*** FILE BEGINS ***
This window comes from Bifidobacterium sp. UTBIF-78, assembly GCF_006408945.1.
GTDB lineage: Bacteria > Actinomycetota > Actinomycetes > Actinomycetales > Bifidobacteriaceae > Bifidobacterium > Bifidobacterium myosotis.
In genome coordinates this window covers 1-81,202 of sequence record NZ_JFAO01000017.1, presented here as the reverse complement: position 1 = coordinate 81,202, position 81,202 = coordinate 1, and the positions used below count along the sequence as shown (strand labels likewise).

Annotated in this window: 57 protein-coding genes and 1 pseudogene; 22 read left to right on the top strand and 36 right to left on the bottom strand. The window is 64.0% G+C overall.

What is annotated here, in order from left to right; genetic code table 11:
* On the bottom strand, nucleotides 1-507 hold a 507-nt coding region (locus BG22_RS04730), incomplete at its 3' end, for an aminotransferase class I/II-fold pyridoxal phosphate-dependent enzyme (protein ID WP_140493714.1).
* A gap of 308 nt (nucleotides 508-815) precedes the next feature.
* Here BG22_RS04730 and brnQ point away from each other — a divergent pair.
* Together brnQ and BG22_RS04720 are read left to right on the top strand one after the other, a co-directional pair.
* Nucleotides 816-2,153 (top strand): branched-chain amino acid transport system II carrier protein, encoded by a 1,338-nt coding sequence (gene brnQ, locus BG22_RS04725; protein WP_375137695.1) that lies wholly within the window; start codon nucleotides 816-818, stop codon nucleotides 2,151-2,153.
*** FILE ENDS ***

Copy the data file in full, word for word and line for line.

This window comes from Bifidobacterium sp. UTBIF-78, assembly GCF_006408945.1.
GTDB lineage: Bacteria > Actinomycetota > Actinomycetes > Actinomycetales > Bifidobacteriaceae > Bifidobacterium > Bifidobacterium myosotis.
In genome coordinates this window covers 1-81,202 of sequence record NZ_JFAO01000017.1, presented here as the reverse complement: position 1 = coordinate 81,202, position 81,202 = coordinate 1, and the positions used below count along the sequence as shown (strand labels likewise).

Annotated in this window: 57 protein-coding genes and 1 pseudogene; 22 read left to right on the top strand and 36 right to left on the bottom strand. The window is 64.0% G+C overall.

What is annotated here, in order from left to right; genetic code table 11:
* On the bottom strand, nucleotides 1-507 hold a 507-nt coding region (locus BG22_RS04730), incomplete at its 3' end, for an aminotransferase class I/II-fold pyridoxal phosphate-dependent enzyme (protein ID WP_140493714.1).
* A gap of 308 nt (nucleotides 508-815) precedes the next feature.
* Here BG22_RS04730 and brnQ point away from each other — a divergent pair.
* Together brnQ and BG22_RS04720 are read left to right on the top strand one after the other, a co-directional pair.
* Nucleotides 816-2,153 (top strand): branched-chain amino acid transport system II carrier protein, encoded by a 1,338-nt coding sequence (gene brnQ, locus BG22_RS04725; protein WP_375137695.1) that lies wholly within the window; start codon nucleotides 816-818, stop codon nucleotides 2,151-2,153.